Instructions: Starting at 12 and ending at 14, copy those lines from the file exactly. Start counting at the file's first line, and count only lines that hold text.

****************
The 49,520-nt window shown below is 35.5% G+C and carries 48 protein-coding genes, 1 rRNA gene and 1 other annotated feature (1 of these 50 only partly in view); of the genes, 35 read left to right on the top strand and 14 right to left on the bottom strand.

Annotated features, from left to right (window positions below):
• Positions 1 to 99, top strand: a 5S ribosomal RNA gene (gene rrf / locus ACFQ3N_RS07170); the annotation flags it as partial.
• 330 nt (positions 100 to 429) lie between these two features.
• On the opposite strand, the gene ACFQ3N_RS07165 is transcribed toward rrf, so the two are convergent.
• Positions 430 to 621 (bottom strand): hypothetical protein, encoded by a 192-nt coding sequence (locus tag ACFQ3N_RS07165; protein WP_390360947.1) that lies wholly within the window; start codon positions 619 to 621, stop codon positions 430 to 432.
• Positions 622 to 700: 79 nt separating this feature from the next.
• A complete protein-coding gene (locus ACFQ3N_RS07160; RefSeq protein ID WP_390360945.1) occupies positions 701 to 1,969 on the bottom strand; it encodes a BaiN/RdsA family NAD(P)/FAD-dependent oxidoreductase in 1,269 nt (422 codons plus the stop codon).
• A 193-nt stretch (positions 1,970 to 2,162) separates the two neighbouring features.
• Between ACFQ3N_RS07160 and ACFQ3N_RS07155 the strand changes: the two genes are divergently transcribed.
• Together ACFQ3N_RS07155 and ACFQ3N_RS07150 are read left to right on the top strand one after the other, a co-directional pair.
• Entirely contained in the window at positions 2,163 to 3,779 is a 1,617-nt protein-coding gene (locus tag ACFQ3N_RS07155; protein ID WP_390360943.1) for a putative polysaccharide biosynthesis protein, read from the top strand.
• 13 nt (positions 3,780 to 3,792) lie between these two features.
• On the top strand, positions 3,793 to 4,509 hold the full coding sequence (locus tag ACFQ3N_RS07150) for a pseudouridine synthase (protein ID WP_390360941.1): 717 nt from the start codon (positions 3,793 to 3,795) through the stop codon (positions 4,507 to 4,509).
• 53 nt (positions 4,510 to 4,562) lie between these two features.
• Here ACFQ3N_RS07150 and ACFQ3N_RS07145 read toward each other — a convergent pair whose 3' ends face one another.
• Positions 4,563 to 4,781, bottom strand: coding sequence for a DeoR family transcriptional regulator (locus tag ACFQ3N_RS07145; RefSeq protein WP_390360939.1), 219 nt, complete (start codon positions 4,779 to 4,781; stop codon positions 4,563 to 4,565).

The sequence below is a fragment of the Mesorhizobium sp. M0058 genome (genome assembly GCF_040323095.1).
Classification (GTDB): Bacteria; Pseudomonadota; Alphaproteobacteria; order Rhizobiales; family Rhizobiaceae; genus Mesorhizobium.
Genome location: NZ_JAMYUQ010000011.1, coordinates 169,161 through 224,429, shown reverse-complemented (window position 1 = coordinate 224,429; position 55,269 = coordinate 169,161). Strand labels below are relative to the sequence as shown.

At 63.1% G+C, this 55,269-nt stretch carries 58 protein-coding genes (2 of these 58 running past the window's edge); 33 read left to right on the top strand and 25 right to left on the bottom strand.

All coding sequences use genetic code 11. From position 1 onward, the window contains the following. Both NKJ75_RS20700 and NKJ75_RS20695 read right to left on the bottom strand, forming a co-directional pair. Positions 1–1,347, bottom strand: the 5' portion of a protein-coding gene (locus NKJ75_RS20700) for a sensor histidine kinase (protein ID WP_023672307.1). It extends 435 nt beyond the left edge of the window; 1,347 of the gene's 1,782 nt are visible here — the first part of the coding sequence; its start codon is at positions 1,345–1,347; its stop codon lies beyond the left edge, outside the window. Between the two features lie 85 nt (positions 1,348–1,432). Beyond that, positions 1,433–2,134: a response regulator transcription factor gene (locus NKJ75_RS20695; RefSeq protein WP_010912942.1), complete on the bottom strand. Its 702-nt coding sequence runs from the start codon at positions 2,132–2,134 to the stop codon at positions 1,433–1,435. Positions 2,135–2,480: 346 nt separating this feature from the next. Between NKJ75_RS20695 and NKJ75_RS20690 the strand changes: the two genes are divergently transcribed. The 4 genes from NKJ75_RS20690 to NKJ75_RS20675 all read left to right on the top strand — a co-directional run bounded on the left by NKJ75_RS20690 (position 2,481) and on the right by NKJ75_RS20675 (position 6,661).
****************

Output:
• Entirely contained in the window at positions 2,163 to 3,779 is a 1,617-nt protein-coding gene (locus tag ACFQ3N_RS07155; protein ID WP_390360943.1) for a putative polysaccharide biosynthesis protein, read from the top strand.
• 13 nt (positions 3,780 to 3,792) lie between these two features.
• On the top strand, positions 3,793 to 4,509 hold the full coding sequence (locus tag ACFQ3N_RS07150) for a pseudouridine synthase (protein ID WP_390360941.1): 717 nt from the start codon (positions 3,793 to 3,795) through the stop codon (positions 4,507 to 4,509).